According to Russian RMAA Group, the prohibition on any advertising for beer has been eased because of the upcoming Football World Cup Championship in 2018. Did the FIFA exert such pressure that alcohol marketing is relaxed for 3 years – as part of the agreement with sponsors? In 2018, the Football World Cup will be organised in Russia. According to the Russian RMAA Group, the prohibition on any advertising for beer on radio, TV, printed media and online has been eased until the end of 2018 because of the upcoming Football World Cup. Chris Brookes, Director of the UK Health Forum states that "It is inappropriate that FIFA can demand that countries relax rules which protect their citizens and in particular children from the harm caused by alcohol." The FIFA has taken a very strong position regarding alcohol during World Cups. As stated by Jerome Valcke (FIFA’s secretary) in 2012: “Alcoholic drinks are part of the FIFA World Cup, so we’re going to have them. Excuse me if I sound a bit arrogant but that’s something we won’t negotiate,”  as FIFA campaigned against the ban in Brazil. “The fact that we have the right to sell beer has to be a part of the law.” Furthermore, “umbrella branding" is promoted by the RMAA Group, in order to avoid the advertising limitations that are still in place (e.g. not depicting human or animal characters). However, advertising non-alcoholic beer can have a large impact on establishing the alcoholic brand as such, because the same brand name is used for promoting non-alcohol and alcoholic products.     
New research by Noel and colleagues shows that violations of the content guidelines within self-regulated alcohol marketing codes are highly prevalent in certain media. Exposure to alcohol marketing, particularly among youth, is also prevalent. Taken together, the findings suggest that the current self-regulatory systems that govern alcohol marketing practices are not meeting their intended goal of protecting vulnerable populations. With governments relying increasingly upon the alcohol industry’s self-regulated marketing codes to restrict alcohol marketing activity, there is a need to summarize the findings of research relevant to alcohol marketing controls. This paper provides a systematic review of studies investigating the content of, and exposure to, alcohol marketing in relation to self-regulated guidelines. Reference: Jonathan K. Noel, Thomas F. Babor and Katherine Robaina, Industry self-regulation of alcohol marketing: a systematic review of content and exposure research, Addiction, (2016). DOI: 10.1111/add.13410 This article has been included in the EUCAM scientific publications database. The article can be downloaded in the Wiley Online Library.    
Eurocare (European Alcohol Policy Alliance) wrote an open letter to the CEO of Carlsburg and the CEO of Olvi plc: "Why threaten the Estonia Government when they are trying to ensure you have healthy consumers?": In this letter, Eurocare asks Carlsberg and Olvi to reconsider their policy and instead of withdrawing their companies from Estonia if that government continues with their alcohol policy plans, congratulate Estonia Government for prioritising the health of its citizens. In the meanwhile, Estonia has indicated that alcohol policies will be one of the priorities during the Estonian EU Presidency. Ossinovski said on social media that EU Health Commissioner Vytenis Andriukaitis acknowledged Estonia's plans to toughen alcohol policy domestically during a meeting in Brussels. "We agreed that within the framework of the presidency, Estonia will put the focus on several Europe-wide topics of alcohol policy from online marketing to labeling of alcohol," the Estonian minister stated. To download the letter from Eurocare, please click here.  For an overview of the current regulations on alcohol marketing in Estonia, please click here. Source:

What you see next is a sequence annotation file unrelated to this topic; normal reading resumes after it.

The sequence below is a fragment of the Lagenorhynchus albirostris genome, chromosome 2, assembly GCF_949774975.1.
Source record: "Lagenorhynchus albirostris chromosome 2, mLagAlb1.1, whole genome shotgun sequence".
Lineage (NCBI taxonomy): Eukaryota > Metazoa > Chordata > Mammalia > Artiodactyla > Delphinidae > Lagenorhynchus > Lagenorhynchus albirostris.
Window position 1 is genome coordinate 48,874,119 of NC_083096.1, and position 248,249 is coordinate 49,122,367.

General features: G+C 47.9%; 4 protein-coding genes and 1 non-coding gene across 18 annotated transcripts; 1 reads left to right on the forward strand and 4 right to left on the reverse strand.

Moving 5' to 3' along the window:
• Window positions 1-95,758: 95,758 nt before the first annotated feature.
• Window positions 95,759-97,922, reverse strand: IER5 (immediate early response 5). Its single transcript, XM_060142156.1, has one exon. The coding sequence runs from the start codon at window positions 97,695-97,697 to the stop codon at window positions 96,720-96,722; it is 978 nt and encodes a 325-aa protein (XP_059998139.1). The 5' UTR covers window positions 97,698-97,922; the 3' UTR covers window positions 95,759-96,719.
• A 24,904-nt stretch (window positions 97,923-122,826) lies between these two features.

New EUCAM Trend Report: “Heineken all over. An analysis of the youth friendly marketing strategy of Heineken” EUCAM has collected marketing materials from one of the world’s beer giants, the Dutch brewer Heineken to provide an overview of the integrated marketing strategy in the Netherlands. Heineken uses both traditional media and new media to a wide range of target groups, including marketing that is attractive to minors as well. To download the report, click here. Prestigious price for European longitudinal study on alcohol marketing exposure andscf5397d alcohol use Avalon de Bruijn and Colleagues recently received a prestigious price for their European longitudinal research on alcohol marketing exposure and alcohol use: The 2016 President’s Award from the European Society for Prevention Research. This price has awarded for its “Outstanding Prevention Science Research” in 2016. AVMSD: ongoing lobby process in Brussels and the Netherlands The lobby process as part of the revision of the Audiovisual Media Services Directive – the only regulation for alcohol marketing on European level, is in full swing. In collaboration with 40 European health organisations, EUCAM has published a press release and the declaration ‘3 steps towards healthier marketing’. A Dutch press release has been published as well.  Members of the European Parliament are being approached in order to present our vision and amendments. On 1 December, the successful event “AVMSD: What about our kids?” took place in the European Parliament. It is expected that voting rounds in the European Parliament will take place from January 2017. Upcoming research into alcohol marketing on social media and the EUCAM Monitoring App knipsel3 In 2017, EUCAM will conduct research into alcohol marketing on social media. Also, EUCAM is promoting it’s Monitoring App in order to provide insight in alcohol marketing activities in Europe and beyond. If your organisation is interested in joining the research on social media or using the EUCAM Monitoring App, please contact us at Updated section on the EUCAM Website: Regulations on alcohol marketing The ‘Regulations on alcohol marketing’ section on the EUCAM website has been updated. The section contains extended information on statutory regulations and self-regulations on alcohol marketing in 30 European countries. Upcoming: global launch of several alcohol marketing publications In January 2017, several documents based upon the MAMPA (Monitoring Alcohol Marketing in Africa) project conducted by STAP, EUCAM and WHO AFRO will be launched. Stay tuned! Last but not least: the EUCAM team wishes you happy holidays and a healthy, fruitful 2017. Please click here if you want to subscribe for the EUCAM Newsletter.  Please click here to download the EUCAM Newsletter - December 2016.